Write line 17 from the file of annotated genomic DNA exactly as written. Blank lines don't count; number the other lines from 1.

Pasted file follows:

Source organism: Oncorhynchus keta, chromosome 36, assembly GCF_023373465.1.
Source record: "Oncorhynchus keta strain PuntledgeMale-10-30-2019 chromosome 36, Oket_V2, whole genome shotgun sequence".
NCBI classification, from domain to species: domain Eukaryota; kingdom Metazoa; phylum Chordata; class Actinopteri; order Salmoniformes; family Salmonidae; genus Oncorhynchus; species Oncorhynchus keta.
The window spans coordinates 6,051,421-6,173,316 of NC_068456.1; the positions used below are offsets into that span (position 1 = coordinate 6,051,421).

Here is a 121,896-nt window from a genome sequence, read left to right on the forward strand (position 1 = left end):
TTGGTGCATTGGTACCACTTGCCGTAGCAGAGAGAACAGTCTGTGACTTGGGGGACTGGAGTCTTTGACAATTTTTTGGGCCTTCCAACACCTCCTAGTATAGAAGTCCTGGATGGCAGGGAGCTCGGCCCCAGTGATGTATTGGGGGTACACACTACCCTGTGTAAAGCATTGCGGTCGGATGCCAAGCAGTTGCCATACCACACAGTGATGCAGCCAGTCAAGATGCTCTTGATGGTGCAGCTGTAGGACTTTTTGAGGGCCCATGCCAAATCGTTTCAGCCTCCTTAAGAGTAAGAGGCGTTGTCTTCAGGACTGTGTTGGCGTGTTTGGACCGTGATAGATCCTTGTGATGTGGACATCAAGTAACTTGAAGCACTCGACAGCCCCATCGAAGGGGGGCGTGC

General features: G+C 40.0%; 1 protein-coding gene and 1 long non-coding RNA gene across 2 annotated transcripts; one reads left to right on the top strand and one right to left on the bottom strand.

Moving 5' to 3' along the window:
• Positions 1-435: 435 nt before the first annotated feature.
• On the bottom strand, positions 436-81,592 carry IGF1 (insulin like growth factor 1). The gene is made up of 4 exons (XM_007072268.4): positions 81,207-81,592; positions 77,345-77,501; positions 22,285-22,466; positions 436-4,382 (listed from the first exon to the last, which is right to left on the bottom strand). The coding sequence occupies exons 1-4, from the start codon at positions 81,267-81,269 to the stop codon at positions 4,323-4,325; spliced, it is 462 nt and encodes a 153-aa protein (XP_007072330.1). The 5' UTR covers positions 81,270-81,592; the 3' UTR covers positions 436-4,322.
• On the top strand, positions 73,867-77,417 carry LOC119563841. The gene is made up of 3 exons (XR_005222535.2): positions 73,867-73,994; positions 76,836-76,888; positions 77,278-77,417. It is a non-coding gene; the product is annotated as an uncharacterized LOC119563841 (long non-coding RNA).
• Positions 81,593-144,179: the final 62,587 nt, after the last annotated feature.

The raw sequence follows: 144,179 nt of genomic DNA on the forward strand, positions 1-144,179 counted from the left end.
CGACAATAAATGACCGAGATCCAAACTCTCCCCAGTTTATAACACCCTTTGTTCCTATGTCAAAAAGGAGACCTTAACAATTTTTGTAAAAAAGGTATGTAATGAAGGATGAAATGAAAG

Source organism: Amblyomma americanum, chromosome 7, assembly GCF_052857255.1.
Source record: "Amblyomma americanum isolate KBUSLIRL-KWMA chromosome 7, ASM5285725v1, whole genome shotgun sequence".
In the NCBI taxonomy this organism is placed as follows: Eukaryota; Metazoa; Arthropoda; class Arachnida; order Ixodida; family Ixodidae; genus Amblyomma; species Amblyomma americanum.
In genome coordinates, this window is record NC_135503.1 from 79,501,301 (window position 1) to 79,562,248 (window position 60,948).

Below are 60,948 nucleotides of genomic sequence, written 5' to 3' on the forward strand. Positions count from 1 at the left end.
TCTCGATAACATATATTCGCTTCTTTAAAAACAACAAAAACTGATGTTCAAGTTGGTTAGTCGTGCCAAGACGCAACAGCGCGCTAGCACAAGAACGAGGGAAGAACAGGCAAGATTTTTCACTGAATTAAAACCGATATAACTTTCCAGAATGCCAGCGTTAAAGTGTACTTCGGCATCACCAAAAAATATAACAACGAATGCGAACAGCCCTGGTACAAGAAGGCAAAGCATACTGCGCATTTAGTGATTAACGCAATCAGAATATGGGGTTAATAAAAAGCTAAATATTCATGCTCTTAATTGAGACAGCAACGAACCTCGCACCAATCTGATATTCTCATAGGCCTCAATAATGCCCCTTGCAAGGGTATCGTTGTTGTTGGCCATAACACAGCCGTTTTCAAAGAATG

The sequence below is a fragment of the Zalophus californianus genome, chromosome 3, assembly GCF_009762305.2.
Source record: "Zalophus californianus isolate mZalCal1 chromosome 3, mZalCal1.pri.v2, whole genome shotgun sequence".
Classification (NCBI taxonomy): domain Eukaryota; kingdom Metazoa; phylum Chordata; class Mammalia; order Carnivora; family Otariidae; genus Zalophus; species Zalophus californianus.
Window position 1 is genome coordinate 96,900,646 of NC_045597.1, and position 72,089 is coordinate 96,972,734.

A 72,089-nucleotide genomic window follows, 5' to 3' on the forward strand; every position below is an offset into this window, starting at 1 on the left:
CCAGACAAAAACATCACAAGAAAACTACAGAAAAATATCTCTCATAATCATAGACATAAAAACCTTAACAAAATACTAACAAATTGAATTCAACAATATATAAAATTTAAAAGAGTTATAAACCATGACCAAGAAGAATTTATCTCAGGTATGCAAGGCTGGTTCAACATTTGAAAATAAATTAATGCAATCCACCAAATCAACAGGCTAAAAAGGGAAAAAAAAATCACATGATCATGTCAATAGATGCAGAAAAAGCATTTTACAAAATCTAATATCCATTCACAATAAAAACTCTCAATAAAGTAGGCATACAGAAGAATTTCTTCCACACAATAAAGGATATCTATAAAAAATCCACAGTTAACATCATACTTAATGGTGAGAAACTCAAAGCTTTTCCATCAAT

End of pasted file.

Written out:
In the NCBI taxonomy this organism is placed as follows: Eukaryota; Metazoa; Arthropoda; class Arachnida; order Ixodida; family Ixodidae; genus Amblyomma; species Amblyomma americanum.